Every year during the fall, millions of high school juniors sharpen their No. 2 pencils and sit down to take the Preliminary SAT/National Merit Scholarship Qualifying Test, or the PSAT/NMSQT. Are they doing it because they absolutely love standardized tests? Of course not! They’re doing it for two reasons:
- To prepare for the SAT, a college entrance exam that gauges college readiness.
- To qualify for college scholarships, including the prestigious National Merit Scholarship.
If you haven’t taken the PSAT yet, the National Merit Scholarship is something you should definitely keep in mind. But WTF is it, exactly, and why should you care? Tallo is here to give you the deets.
Related: When to Apply for Scholarships
What Is the National Merit Scholarship?
The National Merit Scholarship Program is an annual academic competition in which high school students compete for college scholarships and recognition. The program is administered by the National Merit Scholarship Corporation (NMSC), a privately-funded non-profit organization.
Winning a National Merit Scholarship is a fairly difficult undertaking. Each year, the NMSC screens approximately 1.5 million qualifying entrants. Of those entrants, only about 16,000 students will be named Semifinalists based on their PSAT scores and other achievements.
If you reach Semifinalist status, your odds of becoming a Merit Scholar Finalist are extremely high. In fact, 95 percent of Semifinalists become Finalists.
So, What’s at Stake?
Besides recognition and bragging rights, you could also potentially win a lot of college scholarship dough. The National Merit Scholarship Program doles out 8,700 scholarships each year.
There are three different types of Merit Scholarship Awards:
- National Merit $2,500 Awards provide a single payment of $2,500 towards the student’s first year of college.
- Corporate-sponsored Merit Scholarships are awarded to students who meet criteria specified by a corporate sponsor. These awards can range from $2,500 to $5,000 for a single payment and $1,000 to $10,000 for renewable awards.
- College-sponsored Merit Scholarships are provided to Finalists who plan to attend the college that is sponsoring the award. The monetary value varies by sponsor.
While the amount of scholarship dough may not seem huge, being a National Merit Scholarship Finalist can pay off. Many colleges, like the University of Alabama, offer full tuition scholarships for Finalists (and smaller award packages for Semifinalists), so it’s well worth your while to qualify for the National Merit Scholarship Program.
How to Qualify for the National Merit Scholarship
Right, so how do you qualify for the National Merit Scholarship? The first requirement is that you must take the PSAT/NMSQT during the specified year in your high school program. For most students, this means taking it during your junior year, although you can take the PSAT prior to junior year for additional practice.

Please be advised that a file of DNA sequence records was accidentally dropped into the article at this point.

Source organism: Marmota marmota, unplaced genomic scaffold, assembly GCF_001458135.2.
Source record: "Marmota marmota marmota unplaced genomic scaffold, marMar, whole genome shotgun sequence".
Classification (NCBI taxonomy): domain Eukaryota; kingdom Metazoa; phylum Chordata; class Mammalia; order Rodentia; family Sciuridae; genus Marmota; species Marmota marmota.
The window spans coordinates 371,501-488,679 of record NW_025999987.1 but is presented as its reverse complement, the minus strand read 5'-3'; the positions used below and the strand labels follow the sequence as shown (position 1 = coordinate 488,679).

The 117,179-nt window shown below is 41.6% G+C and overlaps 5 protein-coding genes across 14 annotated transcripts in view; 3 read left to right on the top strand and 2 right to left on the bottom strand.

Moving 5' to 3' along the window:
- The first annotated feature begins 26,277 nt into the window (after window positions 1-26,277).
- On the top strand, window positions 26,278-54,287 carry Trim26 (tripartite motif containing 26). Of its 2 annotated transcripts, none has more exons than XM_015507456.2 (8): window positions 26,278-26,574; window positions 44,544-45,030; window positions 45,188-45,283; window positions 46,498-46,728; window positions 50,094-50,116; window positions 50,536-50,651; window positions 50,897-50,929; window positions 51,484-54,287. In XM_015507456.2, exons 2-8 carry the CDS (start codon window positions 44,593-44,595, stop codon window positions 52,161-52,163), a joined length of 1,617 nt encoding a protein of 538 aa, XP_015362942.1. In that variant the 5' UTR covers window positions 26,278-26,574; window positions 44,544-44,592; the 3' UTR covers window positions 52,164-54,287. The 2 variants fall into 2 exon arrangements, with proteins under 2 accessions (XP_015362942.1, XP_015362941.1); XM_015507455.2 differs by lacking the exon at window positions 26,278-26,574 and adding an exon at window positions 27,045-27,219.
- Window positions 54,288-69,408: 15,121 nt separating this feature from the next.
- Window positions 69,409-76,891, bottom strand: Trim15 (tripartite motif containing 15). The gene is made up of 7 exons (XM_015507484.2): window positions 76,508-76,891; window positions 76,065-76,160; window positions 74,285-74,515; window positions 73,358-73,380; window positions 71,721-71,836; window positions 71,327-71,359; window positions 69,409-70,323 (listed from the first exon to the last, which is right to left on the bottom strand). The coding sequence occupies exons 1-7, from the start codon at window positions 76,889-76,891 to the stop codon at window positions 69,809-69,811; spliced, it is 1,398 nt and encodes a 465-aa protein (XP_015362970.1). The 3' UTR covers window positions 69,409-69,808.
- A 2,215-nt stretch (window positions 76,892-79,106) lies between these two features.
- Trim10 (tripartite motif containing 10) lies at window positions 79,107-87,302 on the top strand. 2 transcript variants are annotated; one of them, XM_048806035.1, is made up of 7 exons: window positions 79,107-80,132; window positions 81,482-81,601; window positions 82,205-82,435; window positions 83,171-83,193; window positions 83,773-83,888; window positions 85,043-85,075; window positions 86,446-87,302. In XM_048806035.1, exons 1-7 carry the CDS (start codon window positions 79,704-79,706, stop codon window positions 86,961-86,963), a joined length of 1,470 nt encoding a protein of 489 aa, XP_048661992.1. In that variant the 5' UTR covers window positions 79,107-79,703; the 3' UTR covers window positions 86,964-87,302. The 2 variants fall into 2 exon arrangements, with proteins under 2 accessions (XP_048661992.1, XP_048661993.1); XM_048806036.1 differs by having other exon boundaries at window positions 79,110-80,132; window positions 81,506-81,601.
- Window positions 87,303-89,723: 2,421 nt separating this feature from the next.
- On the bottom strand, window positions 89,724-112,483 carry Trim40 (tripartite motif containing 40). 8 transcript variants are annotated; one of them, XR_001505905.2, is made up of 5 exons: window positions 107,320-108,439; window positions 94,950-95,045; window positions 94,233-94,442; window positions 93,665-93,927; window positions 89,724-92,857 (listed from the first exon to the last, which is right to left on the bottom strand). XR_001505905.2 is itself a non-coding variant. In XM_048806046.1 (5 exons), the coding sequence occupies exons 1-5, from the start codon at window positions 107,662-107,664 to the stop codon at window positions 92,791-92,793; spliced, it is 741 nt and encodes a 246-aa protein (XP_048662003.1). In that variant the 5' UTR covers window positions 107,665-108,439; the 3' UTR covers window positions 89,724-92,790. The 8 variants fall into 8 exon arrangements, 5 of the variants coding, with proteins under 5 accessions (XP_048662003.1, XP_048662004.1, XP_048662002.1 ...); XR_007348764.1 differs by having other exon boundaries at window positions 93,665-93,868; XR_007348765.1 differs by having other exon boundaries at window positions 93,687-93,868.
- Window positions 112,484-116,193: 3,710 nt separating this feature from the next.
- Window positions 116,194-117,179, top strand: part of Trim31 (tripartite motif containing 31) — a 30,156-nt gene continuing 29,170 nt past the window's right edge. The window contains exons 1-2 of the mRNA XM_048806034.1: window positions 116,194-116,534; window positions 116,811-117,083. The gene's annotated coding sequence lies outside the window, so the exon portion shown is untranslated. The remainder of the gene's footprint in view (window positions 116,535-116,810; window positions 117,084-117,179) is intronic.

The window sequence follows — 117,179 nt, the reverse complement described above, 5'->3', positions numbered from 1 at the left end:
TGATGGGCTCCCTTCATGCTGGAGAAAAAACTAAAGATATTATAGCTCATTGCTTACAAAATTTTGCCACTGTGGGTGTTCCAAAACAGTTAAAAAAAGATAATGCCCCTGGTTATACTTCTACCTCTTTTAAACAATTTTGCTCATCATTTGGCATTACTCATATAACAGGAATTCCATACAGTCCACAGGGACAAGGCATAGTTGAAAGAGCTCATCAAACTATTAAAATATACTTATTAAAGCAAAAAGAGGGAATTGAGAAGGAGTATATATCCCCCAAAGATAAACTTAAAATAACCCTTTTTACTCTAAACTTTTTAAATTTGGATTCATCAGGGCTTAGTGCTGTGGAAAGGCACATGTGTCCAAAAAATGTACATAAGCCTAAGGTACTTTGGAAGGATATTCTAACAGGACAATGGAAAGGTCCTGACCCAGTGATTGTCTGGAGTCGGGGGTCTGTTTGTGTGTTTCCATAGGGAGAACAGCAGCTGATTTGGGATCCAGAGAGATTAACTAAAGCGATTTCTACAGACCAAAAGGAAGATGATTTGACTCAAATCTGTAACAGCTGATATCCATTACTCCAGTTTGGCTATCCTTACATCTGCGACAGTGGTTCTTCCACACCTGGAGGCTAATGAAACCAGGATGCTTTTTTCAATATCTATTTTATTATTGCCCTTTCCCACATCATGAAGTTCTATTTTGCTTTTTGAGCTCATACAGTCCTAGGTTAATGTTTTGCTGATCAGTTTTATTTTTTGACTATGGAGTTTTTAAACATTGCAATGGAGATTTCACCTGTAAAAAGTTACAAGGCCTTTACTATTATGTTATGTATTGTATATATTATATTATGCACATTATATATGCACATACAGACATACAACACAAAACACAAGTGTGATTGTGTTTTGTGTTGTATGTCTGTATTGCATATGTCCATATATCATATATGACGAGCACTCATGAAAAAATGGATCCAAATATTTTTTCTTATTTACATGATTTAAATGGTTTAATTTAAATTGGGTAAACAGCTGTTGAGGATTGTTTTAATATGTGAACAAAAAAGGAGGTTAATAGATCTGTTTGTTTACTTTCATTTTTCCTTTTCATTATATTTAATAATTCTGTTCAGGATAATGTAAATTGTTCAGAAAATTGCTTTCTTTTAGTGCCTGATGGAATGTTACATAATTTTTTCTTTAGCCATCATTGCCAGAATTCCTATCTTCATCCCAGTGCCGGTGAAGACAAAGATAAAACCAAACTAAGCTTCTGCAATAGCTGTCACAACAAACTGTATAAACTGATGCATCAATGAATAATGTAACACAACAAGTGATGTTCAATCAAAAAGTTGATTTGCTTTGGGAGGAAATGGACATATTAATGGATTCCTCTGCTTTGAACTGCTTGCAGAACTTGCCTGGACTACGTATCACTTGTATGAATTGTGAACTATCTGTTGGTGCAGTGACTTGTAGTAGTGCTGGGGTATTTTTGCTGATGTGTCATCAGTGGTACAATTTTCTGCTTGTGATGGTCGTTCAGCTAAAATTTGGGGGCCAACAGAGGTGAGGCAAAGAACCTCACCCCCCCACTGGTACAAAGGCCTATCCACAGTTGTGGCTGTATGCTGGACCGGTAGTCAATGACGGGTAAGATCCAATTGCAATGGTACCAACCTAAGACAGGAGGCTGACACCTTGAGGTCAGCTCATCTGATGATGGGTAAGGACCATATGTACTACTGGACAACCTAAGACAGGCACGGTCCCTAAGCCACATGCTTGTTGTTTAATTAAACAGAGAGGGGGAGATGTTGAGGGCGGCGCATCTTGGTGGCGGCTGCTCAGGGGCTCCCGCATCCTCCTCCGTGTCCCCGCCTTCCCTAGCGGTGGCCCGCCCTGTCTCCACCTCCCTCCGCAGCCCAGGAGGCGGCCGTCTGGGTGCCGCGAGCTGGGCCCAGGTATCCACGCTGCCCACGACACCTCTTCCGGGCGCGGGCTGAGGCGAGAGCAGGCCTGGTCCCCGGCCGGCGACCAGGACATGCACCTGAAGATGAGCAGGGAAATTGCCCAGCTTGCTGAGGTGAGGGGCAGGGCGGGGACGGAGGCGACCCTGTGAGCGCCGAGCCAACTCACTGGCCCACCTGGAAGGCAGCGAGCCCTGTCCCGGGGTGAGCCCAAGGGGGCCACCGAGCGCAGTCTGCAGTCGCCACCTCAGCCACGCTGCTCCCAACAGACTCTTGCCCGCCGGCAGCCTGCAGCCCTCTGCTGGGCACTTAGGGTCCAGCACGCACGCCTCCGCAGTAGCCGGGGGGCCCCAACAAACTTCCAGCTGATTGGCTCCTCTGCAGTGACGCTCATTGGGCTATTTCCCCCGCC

Related: When to Take the PSAT
Taking the PSAT will put you in the running for the National Merit Scholarship. But in order to actually win recognition and scholarships, you need to get a score that puts you in the top one percent — or the 99th percentile — of test-takers in your state. This can be tricky if you live in a competitive state like California or New Jersey, both of which tend to have high average cutoff scores.
How to Become a National Merit Scholarship Finalist
During your senior year of high school, you’ll be notified if you are a Semifinalist. Let’s say that you make it to Semifinalist status. How do you advance to the next level of the competition?
To become a National Merit Scholarship Finalist, you need to submit an amazing application. As a matter of fact, the process is pretty similar to applying for college! You’ll need to fill out a NMSC application and submit the following:
- Your high school transcript
- SAT scores
- Information about extracurricular activities
- A personal essay
- A recommendation from your high school principal
Related: What Is a Good SAT Score?
Finalists are chosen based on their abilities, skills, and accomplishments. To have the greatest shot at being chosen, focus on boosting your GPA, taking accelerated courses, and developing your extracurricular activities. Not only will you increase your chances of advancing in the competition, you’ll make your college applications more impressive!
Related: College GPA Requirements
No matter how far you get in the National Merit Scholarship Program, taking and preparing for the PSAT is simply a smart move. Studying for the PSAT can help you achieve a higher SAT score, which can help you earn more scholarships and get into your dream school. So even if you don’t think you have a good shot at winning the big prize, go for it anyway!